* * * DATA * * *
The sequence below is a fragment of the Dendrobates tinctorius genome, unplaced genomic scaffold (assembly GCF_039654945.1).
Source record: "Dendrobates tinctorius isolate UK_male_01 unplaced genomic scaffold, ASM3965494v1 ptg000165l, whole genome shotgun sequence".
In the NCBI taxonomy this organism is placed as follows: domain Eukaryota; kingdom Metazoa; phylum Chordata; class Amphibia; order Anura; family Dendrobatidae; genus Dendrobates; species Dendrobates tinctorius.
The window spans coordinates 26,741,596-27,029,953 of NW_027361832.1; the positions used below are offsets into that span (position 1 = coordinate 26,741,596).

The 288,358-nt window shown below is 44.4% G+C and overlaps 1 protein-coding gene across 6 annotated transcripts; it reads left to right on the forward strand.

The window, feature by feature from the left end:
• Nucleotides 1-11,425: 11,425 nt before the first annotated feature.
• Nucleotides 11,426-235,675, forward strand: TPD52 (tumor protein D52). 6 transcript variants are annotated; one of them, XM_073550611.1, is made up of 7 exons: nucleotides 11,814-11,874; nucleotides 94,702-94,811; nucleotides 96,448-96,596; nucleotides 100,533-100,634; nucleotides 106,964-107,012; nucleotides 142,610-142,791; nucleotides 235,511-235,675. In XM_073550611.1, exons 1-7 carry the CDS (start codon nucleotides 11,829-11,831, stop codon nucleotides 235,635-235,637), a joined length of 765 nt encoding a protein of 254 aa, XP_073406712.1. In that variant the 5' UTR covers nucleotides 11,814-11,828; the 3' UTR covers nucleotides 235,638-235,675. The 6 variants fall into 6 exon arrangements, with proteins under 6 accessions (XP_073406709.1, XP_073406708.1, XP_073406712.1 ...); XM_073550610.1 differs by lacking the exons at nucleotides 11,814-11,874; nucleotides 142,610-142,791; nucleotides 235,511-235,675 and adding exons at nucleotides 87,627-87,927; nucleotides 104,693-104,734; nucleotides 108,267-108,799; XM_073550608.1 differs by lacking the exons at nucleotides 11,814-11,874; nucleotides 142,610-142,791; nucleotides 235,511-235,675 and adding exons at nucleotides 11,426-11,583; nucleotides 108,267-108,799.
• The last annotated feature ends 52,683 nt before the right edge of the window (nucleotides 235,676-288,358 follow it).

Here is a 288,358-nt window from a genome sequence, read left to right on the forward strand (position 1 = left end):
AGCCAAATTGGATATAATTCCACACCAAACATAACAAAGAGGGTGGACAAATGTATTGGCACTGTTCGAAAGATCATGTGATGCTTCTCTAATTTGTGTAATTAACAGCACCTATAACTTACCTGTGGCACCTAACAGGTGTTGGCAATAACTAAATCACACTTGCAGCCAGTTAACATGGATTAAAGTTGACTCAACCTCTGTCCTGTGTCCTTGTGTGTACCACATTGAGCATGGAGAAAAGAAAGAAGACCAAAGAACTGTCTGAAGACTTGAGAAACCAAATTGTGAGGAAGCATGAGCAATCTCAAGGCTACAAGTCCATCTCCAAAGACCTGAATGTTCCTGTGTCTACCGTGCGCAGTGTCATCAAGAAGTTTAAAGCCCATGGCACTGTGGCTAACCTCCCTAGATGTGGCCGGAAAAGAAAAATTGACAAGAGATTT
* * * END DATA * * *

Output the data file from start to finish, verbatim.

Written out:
The sequence below is a fragment of the Dendrobates tinctorius genome, unplaced genomic scaffold (assembly GCF_039654945.1).
Source record: "Dendrobates tinctorius isolate UK_male_01 unplaced genomic scaffold, ASM3965494v1 ptg000165l, whole genome shotgun sequence".
In the NCBI taxonomy this organism is placed as follows: domain Eukaryota; kingdom Metazoa; phylum Chordata; class Amphibia; order Anura; family Dendrobatidae; genus Dendrobates; species Dendrobates tinctorius.
The window spans coordinates 26,741,596-27,029,953 of NW_027361832.1; the positions used below are offsets into that span (position 1 = coordinate 26,741,596).

The 288,358-nt window shown below is 44.4% G+C and overlaps 1 protein-coding gene across 6 annotated transcripts; it reads left to right on the forward strand.

The window, feature by feature from the left end:
• Nucleotides 1-11,425: 11,425 nt before the first annotated feature.
• Nucleotides 11,426-235,675, forward strand: TPD52 (tumor protein D52). 6 transcript variants are annotated; one of them, XM_073550611.1, is made up of 7 exons: nucleotides 11,814-11,874; nucleotides 94,702-94,811; nucleotides 96,448-96,596; nucleotides 100,533-100,634; nucleotides 106,964-107,012; nucleotides 142,610-142,791; nucleotides 235,511-235,675. In XM_073550611.1, exons 1-7 carry the CDS (start codon nucleotides 11,829-11,831, stop codon nucleotides 235,635-235,637), a joined length of 765 nt encoding a protein of 254 aa, XP_073406712.1. In that variant the 5' UTR covers nucleotides 11,814-11,828; the 3' UTR covers nucleotides 235,638-235,675. The 6 variants fall into 6 exon arrangements, with proteins under 6 accessions (XP_073406709.1, XP_073406708.1, XP_073406712.1 ...); XM_073550610.1 differs by lacking the exons at nucleotides 11,814-11,874; nucleotides 142,610-142,791; nucleotides 235,511-235,675 and adding exons at nucleotides 87,627-87,927; nucleotides 104,693-104,734; nucleotides 108,267-108,799; XM_073550608.1 differs by lacking the exons at nucleotides 11,814-11,874; nucleotides 142,610-142,791; nucleotides 235,511-235,675 and adding exons at nucleotides 11,426-11,583; nucleotides 108,267-108,799.
• The last annotated feature ends 52,683 nt before the right edge of the window (nucleotides 235,676-288,358 follow it).

Here is a 288,358-nt window from a genome sequence, read left to right on the forward strand (position 1 = left end):
AGCCAAATTGGATATAATTCCACACCAAACATAACAAAGAGGGTGGACAAATGTATTGGCACTGTTCGAAAGATCATGTGATGCTTCTCTAATTTGTGTAATTAACAGCACCTATAACTTACCTGTGGCACCTAACAGGTGTTGGCAATAACTAAATCACACTTGCAGCCAGTTAACATGGATTAAAGTTGACTCAACCTCTGTCCTGTGTCCTTGTGTGTACCACATTGAGCATGGAGAAAAGAAAGAAGACCAAAGAACTGTCTGAAGACTTGAGAAACCAAATTGTGAGGAAGCATGAGCAATCTCAAGGCTACAAGTCCATCTCCAAAGACCTGAATGTTCCTGTGTCTACCGTGCGCAGTGTCATCAAGAAGTTTAAAGCCCATGGCACTGTGGCTAACCTCCCTAGATGTGGCCGGAAAAGAAAAATTGACAAGAGATTT